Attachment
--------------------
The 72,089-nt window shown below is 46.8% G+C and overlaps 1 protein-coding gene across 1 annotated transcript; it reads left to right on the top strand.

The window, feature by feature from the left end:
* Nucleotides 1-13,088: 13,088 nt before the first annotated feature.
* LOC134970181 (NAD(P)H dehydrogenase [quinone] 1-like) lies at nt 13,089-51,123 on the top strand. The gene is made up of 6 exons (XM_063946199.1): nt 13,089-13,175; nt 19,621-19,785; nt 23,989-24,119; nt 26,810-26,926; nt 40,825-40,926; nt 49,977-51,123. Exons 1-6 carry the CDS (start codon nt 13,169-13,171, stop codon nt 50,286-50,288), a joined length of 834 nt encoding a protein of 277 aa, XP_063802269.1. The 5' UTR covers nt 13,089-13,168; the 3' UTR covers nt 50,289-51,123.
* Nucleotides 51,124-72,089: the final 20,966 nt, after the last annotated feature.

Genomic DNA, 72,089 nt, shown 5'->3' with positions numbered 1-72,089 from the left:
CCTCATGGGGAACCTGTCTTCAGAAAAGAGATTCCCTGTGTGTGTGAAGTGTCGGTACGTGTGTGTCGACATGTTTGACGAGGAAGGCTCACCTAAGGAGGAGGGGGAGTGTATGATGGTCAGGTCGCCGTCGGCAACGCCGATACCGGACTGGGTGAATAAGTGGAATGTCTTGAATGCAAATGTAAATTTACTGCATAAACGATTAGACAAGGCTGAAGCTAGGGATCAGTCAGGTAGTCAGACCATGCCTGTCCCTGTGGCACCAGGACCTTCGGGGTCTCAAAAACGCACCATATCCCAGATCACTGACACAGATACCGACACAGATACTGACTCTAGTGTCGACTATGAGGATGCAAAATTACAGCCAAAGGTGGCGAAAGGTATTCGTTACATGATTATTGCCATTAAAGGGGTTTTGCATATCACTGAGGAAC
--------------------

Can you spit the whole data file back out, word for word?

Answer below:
The 72,089-nt window shown below is 46.8% G+C and overlaps 1 protein-coding gene across 1 annotated transcript; it reads left to right on the top strand.

The window, feature by feature from the left end:
* Nucleotides 1-13,088: 13,088 nt before the first annotated feature.
* LOC134970181 (NAD(P)H dehydrogenase [quinone] 1-like) lies at nt 13,089-51,123 on the top strand. The gene is made up of 6 exons (XM_063946199.1): nt 13,089-13,175; nt 19,621-19,785; nt 23,989-24,119; nt 26,810-26,926; nt 40,825-40,926; nt 49,977-51,123. Exons 1-6 carry the CDS (start codon nt 13,169-13,171, stop codon nt 50,286-50,288), a joined length of 834 nt encoding a protein of 277 aa, XP_063802269.1. The 5' UTR covers nt 13,089-13,168; the 3' UTR covers nt 50,289-51,123.
* Nucleotides 51,124-72,089: the final 20,966 nt, after the last annotated feature.

Genomic DNA, 72,089 nt, shown 5'->3' with positions numbered 1-72,089 from the left:
CCTCATGGGGAACCTGTCTTCAGAAAAGAGATTCCCTGTGTGTGTGAAGTGTCGGTACGTGTGTGTCGACATGTTTGACGAGGAAGGCTCACCTAAGGAGGAGGGGGAGTGTATGATGGTCAGGTCGCCGTCGGCAACGCCGATACCGGACTGGGTGAATAAGTGGAATGTCTTGAATGCAAATGTAAATTTACTGCATAAACGATTAGACAAGGCTGAAGCTAGGGATCAGTCAGGTAGTCAGACCATGCCTGTCCCTGTGGCACCAGGACCTTCGGGGTCTCAAAAACGCACCATATCCCAGATCACTGACACAGATACCGACACAGATACTGACTCTAGTGTCGACTATGAGGATGCAAAATTACAGCCAAAGGTGGCGAAAGGTATTCGTTACATGATTATTGCCATTAAAGGGGTTTTGCATATCACTGAGGAAC